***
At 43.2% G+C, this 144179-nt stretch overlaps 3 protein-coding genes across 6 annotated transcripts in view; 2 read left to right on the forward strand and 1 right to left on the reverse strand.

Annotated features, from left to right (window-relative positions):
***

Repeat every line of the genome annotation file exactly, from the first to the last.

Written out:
At 43.2% G+C, this 144179-nt stretch overlaps 3 protein-coding genes across 6 annotated transcripts in view; 2 read left to right on the forward strand and 1 right to left on the reverse strand.

Annotated features, from left to right (window-relative positions):